It outlines three models of metro projects for central assistance. In one of them, the Centre will provide a lump sum grant of 10 per cent of the cost, Union Finance Minister Arun Jaitley said briefing reporters on Cabinet decisions.
The second one envisages 50:50 equity sharing model between central and state governments. The third is PPP model with central assistance under the Viability Gap Funding scheme of the Finance Ministry.
Under all these options private participation is mandatory, said Mishra, who was also present during the briefing.
Private participation could be either for complete provision of metro rail or for some unbundled components like automatic fare collection, operation or maintenance.
Such a provision is made compulsory to meet huge resource demand for capital-intensive and high capacity metro projects, Mishra added.
Under the policy, Mishra said, states need to adopt innovative financing mechanisms like Value Capture Financing (VCF) and issue of bonds.
VCF seeks imposition of new taxes or ‘Betterment Levy’ to capture a share of increase in the assets value in the vicinity of state-sponsored infrastructure projects like metro rail project.
Besides Delhi, metro services with a total length of 370 kms are currently operational in seven cities — Bengaluru, Kolkata, Chennai, Kochi, Mumbai, Jaipur and Gurugram.
Metro projects of 537 kms are under construction.
Projects about 600 kms in length are under the consideration of the government and will require to follow the the new policy, an official said.
Meanwhile, Mishra said the policy also seeks to ensure last mile-connectivity, requiring state to give commitment regarding feeder bus services and ensuring infrastructure like walking and cycling pathways.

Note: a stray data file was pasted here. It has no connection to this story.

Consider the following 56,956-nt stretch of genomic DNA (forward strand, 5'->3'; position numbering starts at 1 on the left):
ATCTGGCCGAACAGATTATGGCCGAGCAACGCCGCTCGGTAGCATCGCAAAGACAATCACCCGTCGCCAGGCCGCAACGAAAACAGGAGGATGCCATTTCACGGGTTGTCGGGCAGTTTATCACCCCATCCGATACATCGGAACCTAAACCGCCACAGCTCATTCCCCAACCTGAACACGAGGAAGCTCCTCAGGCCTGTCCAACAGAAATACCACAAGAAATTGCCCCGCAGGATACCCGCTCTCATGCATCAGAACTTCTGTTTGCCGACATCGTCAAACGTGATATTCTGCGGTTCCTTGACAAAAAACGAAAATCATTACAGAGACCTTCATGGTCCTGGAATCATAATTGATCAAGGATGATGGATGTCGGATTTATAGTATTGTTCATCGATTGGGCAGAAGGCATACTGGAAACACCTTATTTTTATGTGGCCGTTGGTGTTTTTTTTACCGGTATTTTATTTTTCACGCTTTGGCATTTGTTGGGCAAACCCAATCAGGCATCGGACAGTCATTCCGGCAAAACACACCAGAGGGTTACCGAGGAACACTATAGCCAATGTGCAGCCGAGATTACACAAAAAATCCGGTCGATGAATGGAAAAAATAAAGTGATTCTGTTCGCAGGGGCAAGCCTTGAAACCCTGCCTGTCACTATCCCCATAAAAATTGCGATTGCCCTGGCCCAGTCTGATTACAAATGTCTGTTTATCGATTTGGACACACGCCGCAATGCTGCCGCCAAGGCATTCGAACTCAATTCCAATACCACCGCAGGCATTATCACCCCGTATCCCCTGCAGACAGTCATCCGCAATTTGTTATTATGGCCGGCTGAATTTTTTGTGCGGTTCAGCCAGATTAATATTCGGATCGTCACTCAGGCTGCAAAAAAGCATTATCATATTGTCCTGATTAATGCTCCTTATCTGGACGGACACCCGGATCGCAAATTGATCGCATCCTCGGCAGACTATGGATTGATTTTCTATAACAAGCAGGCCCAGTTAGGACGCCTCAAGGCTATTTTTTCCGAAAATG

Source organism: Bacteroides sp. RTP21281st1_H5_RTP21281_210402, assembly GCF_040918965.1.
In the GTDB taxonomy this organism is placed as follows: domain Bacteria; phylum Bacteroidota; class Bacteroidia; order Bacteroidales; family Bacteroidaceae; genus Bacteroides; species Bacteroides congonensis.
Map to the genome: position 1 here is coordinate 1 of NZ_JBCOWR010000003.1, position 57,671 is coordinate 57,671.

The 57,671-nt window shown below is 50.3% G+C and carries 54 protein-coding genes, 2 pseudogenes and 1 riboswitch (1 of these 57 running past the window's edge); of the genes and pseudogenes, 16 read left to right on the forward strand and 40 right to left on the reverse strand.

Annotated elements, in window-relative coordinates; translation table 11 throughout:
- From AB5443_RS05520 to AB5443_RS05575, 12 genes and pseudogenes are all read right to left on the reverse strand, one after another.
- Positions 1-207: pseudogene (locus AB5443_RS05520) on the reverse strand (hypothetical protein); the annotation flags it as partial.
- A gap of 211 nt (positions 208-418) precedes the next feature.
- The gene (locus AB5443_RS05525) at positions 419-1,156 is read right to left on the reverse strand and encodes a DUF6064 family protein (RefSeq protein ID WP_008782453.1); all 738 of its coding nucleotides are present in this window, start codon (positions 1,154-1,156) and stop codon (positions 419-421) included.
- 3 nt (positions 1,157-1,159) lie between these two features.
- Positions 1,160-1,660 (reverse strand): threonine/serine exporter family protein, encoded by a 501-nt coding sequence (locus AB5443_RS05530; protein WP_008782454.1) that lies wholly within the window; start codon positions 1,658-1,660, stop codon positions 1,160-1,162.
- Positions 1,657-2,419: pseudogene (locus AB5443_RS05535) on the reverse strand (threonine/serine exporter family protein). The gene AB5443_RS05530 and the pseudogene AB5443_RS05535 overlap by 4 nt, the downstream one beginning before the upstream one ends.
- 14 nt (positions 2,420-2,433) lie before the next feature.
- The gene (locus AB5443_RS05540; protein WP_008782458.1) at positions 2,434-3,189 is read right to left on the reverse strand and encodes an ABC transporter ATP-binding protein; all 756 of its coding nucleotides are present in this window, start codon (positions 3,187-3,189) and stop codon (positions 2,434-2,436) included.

To ensure that least-cost mode of public transport is selected, the new policy also mandates that alternate analysis is carried out before proposing the metro rail projects.
The policy requires state to compulsorily set up Urban Metropolitan Transport Authority (UMTA) which will prepare comprehensive mobility plans for cities to ensure complete multi-modal integration.
It also stipulates shift from the present ‘Financial Internal Rate of Return‘ of 8 per cent to ‘Economic Internal Rate of Return’ of 14 per cent for approving metro projects.
Economic rate takes into consideration, apart from financial aspect, other benefits of the projects like employment generation and reduction in pollution.
The new policy also mandates Transit Oriented Development (TOD), which envisages setting up projects like housing and offices within walkable distance from the metro corridor.
The new policy also mandates evaluation of various modes of mass transit like the bus rapid transport system, light rail transit and tramways. Executing authorities must ensure last-mile connectivity through environment-friendly infrastructure like walkways and cycling corridors, according to the policy.
Strict pre-conditions on financial aspects will see fewer projects being taken up, said Anwarul Hoda, professor at the Indian Council for Research on International Economic Relations, a think tank. “The government has done this in a situation of high demand and less resources. This is to match the available resources for the projects that have been taken up.”